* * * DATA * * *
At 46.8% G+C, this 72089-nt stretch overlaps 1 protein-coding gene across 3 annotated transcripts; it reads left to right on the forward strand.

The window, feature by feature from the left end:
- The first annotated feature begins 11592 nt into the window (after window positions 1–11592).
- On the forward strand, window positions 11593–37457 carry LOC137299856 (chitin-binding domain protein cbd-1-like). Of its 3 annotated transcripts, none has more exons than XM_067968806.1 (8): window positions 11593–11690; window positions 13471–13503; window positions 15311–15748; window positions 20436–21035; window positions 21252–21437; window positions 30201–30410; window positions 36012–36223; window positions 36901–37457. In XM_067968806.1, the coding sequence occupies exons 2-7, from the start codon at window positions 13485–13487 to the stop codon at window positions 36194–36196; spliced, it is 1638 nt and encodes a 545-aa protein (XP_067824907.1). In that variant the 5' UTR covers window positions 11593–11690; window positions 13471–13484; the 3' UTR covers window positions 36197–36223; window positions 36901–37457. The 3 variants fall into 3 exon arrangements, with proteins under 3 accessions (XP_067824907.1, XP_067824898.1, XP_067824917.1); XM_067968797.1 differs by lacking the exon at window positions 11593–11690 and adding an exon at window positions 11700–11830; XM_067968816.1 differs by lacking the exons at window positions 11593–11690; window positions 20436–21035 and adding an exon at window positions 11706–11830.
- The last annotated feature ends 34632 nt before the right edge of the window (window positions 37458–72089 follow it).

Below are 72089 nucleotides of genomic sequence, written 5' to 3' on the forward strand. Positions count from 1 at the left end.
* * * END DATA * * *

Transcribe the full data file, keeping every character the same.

At 46.8% G+C, this 72089-nt stretch overlaps 1 protein-coding gene across 3 annotated transcripts; it reads left to right on the forward strand.

The window, feature by feature from the left end:
- The first annotated feature begins 11592 nt into the window (after window positions 1–11592).
- On the forward strand, window positions 11593–37457 carry LOC137299856 (chitin-binding domain protein cbd-1-like). Of its 3 annotated transcripts, none has more exons than XM_067968806.1 (8): window positions 11593–11690; window positions 13471–13503; window positions 15311–15748; window positions 20436–21035; window positions 21252–21437; window positions 30201–30410; window positions 36012–36223; window positions 36901–37457. In XM_067968806.1, the coding sequence occupies exons 2-7, from the start codon at window positions 13485–13487 to the stop codon at window positions 36194–36196; spliced, it is 1638 nt and encodes a 545-aa protein (XP_067824907.1). In that variant the 5' UTR covers window positions 11593–11690; window positions 13471–13484; the 3' UTR covers window positions 36197–36223; window positions 36901–37457. The 3 variants fall into 3 exon arrangements, with proteins under 3 accessions (XP_067824907.1, XP_067824898.1, XP_067824917.1); XM_067968797.1 differs by lacking the exon at window positions 11593–11690 and adding an exon at window positions 11700–11830; XM_067968816.1 differs by lacking the exons at window positions 11593–11690; window positions 20436–21035 and adding an exon at window positions 11706–11830.
- The last annotated feature ends 34632 nt before the right edge of the window (window positions 37458–72089 follow it).

Below are 72089 nucleotides of genomic sequence, written 5' to 3' on the forward strand. Positions count from 1 at the left end.